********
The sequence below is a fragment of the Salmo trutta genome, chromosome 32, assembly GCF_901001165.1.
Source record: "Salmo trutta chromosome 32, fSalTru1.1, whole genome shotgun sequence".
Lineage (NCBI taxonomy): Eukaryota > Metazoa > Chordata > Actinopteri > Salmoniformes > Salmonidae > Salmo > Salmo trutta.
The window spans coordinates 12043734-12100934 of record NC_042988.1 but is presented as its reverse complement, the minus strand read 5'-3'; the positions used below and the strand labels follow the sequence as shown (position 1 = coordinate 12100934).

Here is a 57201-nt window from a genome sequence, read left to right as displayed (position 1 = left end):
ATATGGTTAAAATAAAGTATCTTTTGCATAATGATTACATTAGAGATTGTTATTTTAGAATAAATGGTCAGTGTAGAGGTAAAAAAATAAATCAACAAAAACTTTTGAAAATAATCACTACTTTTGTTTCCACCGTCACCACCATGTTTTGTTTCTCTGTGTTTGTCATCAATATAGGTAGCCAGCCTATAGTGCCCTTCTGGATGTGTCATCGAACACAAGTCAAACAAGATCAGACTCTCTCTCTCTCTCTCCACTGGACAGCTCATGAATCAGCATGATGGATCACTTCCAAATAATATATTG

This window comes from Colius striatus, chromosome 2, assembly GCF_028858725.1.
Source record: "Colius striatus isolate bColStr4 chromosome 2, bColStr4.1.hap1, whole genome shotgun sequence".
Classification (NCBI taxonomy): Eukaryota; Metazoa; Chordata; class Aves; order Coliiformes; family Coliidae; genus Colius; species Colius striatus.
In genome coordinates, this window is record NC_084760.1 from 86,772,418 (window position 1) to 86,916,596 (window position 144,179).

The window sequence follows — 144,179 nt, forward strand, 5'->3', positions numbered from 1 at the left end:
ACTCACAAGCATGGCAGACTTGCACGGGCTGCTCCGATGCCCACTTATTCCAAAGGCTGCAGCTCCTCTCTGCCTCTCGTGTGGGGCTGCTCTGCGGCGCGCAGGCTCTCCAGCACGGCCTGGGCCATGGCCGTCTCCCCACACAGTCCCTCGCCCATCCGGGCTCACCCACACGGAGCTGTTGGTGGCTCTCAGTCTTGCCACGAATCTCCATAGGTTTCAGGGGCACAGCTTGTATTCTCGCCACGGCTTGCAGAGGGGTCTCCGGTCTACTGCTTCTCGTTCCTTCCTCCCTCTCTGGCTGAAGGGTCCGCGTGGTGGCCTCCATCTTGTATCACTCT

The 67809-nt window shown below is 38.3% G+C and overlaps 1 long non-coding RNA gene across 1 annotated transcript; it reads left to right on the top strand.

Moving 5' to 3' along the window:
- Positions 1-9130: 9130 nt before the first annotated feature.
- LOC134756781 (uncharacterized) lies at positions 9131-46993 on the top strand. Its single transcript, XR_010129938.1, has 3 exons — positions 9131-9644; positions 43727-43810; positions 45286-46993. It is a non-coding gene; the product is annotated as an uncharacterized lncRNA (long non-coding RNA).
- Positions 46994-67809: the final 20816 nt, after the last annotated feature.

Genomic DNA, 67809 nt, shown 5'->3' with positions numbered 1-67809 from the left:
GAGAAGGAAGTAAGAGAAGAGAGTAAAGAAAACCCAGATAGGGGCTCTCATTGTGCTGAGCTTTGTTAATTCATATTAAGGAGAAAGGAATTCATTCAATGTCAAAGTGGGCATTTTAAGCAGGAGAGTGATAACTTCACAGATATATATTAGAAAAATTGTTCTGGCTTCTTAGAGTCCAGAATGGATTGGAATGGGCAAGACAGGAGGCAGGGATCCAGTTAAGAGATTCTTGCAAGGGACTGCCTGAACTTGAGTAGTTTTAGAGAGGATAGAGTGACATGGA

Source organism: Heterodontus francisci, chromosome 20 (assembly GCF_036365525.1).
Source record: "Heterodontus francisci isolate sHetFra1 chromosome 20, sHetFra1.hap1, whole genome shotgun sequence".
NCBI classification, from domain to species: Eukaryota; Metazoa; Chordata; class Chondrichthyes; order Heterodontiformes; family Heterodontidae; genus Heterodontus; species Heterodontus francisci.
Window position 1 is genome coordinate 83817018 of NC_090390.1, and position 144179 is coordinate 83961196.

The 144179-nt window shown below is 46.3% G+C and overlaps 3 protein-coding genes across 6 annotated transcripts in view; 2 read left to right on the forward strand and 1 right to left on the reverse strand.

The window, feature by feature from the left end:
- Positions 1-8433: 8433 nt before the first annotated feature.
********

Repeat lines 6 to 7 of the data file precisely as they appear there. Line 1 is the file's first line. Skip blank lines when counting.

ATATGGTTAAAATAAAGTATCTTTTGCATAATGATTACATTAGAGATTGTTATTTTAGAATAAATGGTCAGTGTAGAGGTAAAAAAATAAATCAACAAAAACTTTTGAAAATAATCACTACTTTTGTTTCCACCGTCACCACCATGTTTTGTTTCTCTGTGTTTGTCATCAATATAGGTAGCCAGCCTATAGTGCCCTTCTGGATGTGTCATCGAACACAAGTCAAACAAGATCAGACTCTCTCTCTCTCTCTCCACTGGACAGCTCATGAATCAGCATGATGGATCACTTCCAAATAATATATTG

This window comes from Colius striatus, chromosome 2, assembly GCF_028858725.1.